Tuesday, July 20, 2010

Justification of Believers and Supererogation

Yesterday we read about three categories of men: those with no knowledge of God, hypocrites, and marginal believers. Today we read about the fourth and final category: true believers.

As true believers, we acknowledge that apart from God we can do no good works. Even though we are believers, we still cannot do only good deeds. However, "through his Holy Spirit he dwells in us and by his power the lusts of our flesh are each day more and more mortified; we are indeed sanctified, that is, consecrated to the Lord in true purity of life, with our hearts formed to obedience to the law." We are not perfect, but there are still traces of our imperfection which bring us humility. Calvin even points out that our best works are still marred with impurities of the flesh because we, ourselves, are imperfect beings.

Employees know the old idea that one "oh-no" effectively wipes out all "attaboys" that have accumulated, meaning that just one mess-up and your boss forgets about all the praises that others have sung about you. God is our boss and Ezekiel wrote that the same principle applies with Him, "But when a righteous man turns away from his righteousness and commits iniquity, and does according to all the abominations that the wicked man does, shall he live? All the righteousness which he has done shall not be remembered; because of the unfaithfulness of which he is guilty and the sin which he has committed, because of them he shall die" (Ezekiel 18:24, NKJV).  Thankfully we are forgiven, but once we are forgiven it does not mean that we seek righteousness in the law from that point forward.  No, we are still incapable of living by the standards of the law.  And surely we do not want to be judge by the law because we would all be doomed.  "If we are judged by our own worth, whatever we plan or undertake, with all our efforts and labors we still deserve death and destruction."

Calvin makes two points here about works, "first, that there never existed any work of a godly man which, if examined by God's stern judgment, would not deserve condemnation; secondly, if such a work were found (something not possible for man), it would still lose favor - weakened and stained as it is by the sins with which its author himself is surely burdened."  The Schoolmen had a misunderstanding about works.  They believed that once a believer is reconciled to God, that their good works then had some sort of merit and were acceptable to God.  Only a man's faith can be counted as righteousness.  Romans 4:3 reads, "For what does the Scripture say? 'Abraham believed God, and it was accounted to him for righteousness.'"  And that faith came as a gift from God, not even anything Abraham did on his own.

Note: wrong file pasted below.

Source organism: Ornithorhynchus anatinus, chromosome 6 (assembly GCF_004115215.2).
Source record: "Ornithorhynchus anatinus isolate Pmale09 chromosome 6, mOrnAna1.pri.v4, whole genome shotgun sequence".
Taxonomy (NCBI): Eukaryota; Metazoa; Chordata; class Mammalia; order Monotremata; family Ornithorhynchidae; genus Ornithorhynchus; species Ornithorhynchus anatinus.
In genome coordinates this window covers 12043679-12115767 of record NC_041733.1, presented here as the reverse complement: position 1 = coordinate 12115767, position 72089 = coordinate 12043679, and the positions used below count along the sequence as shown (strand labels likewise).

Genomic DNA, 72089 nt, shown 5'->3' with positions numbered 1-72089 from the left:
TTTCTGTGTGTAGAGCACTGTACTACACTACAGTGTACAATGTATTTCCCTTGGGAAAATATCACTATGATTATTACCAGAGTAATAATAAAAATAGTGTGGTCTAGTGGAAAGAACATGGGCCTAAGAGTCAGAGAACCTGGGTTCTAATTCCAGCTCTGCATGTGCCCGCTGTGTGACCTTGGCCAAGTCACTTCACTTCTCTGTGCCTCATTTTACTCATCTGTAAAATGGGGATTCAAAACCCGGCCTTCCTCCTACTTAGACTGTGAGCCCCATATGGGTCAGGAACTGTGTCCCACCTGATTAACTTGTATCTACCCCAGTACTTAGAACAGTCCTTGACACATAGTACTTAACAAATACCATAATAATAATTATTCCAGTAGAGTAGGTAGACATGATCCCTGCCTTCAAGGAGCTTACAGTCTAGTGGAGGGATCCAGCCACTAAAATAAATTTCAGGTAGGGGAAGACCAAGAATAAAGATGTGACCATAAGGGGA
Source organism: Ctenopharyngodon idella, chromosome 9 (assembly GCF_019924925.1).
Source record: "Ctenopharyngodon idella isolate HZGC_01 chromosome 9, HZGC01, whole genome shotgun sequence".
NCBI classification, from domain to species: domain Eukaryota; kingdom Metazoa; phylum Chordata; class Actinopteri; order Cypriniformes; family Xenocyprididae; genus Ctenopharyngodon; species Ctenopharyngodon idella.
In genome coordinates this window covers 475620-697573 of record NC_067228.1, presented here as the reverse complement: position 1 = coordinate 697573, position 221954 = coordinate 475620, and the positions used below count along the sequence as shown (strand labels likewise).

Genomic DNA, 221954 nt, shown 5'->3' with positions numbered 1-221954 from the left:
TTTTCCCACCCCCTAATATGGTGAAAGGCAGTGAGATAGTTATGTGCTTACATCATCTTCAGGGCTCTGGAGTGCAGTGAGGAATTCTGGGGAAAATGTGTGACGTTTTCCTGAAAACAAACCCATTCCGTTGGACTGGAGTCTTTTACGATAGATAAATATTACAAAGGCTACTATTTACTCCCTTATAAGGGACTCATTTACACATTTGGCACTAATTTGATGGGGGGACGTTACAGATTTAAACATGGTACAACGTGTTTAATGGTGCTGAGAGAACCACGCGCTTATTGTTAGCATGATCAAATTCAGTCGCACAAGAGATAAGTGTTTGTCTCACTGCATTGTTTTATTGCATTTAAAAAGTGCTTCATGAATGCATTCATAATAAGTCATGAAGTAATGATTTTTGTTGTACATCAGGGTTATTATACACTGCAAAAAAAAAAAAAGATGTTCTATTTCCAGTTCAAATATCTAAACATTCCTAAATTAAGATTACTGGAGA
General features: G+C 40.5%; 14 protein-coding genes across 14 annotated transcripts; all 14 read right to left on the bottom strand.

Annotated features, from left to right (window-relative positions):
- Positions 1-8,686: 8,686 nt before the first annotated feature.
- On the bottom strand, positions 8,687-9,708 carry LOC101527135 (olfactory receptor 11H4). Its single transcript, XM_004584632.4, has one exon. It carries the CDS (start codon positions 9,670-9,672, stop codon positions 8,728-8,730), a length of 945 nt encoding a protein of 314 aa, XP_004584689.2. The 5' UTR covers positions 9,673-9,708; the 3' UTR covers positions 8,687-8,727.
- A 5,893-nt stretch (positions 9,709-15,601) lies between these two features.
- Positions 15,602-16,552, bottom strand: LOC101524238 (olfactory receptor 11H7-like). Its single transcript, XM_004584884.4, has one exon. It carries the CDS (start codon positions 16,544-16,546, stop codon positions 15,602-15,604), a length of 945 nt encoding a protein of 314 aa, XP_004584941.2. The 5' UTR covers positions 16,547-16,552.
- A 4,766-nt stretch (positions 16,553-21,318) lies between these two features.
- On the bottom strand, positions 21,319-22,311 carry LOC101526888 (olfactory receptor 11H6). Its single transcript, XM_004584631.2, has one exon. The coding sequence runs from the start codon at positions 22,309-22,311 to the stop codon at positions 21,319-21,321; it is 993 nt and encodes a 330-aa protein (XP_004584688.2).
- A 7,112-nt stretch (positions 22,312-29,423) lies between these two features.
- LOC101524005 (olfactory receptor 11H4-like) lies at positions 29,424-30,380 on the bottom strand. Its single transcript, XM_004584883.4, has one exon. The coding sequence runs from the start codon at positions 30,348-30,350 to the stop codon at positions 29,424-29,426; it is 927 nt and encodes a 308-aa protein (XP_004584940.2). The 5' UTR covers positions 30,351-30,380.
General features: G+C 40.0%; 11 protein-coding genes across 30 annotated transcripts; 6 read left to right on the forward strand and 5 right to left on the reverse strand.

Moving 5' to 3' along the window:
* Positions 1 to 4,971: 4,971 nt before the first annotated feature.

He continues to show problems with the Schoolmen's teachings.  For instance, they spoke of "accepting grace."  Apparently some of these Schoolmen we would now consider Arminian or semi-Pelagian.  They believed that grace was a choice.  Calvin replies, "that 'accepting grace' as they call it, is nothing else than his free goodness, with which the father embraces us in Christ when he clothes us with the innocence of Christ and accepts it as ours that by the benefit of it he may hold us as holy, pure, and innocent."

Some had this idea of "supererogatory" works or works that go above and beyond what God called us to do.  Calvin responds that "The Lord often testifies that he recognizes no righteousness of works except in perfect observance of the law."  So it stands to reason that there can be no such thing as supererogatory works since perfection is the standard and we cannot exceed perfection.  He points out that all of our good works wrapped up cannot cancel out even one of our sins because sin is so distasteful to God.  Forgiveness of our sins is a free gift of God.  It requires no satisfaction to be made beyond what Christ has already done for us.

Luke 17:10 reads, "So likewise you, when you have done all those things which you are commanded, say, 'We are unprofitable servants. We have done what was our duty to do.'"  There is no way to reconcile the concept of "supererogation" to a passage such as this.  If we are true servants, all we do is for our master and what we do is our duty.  Calvin summarizes this by stating, "there is nothing that can come to mind which contributes to the honoring of God or the love of neighbor that is not comprised within God's law.  But if it is a part of the law, let us not boast of voluntary liberality when we are constrained by necessity."

Tomorrow's reading: 3.14.15-3.14.21

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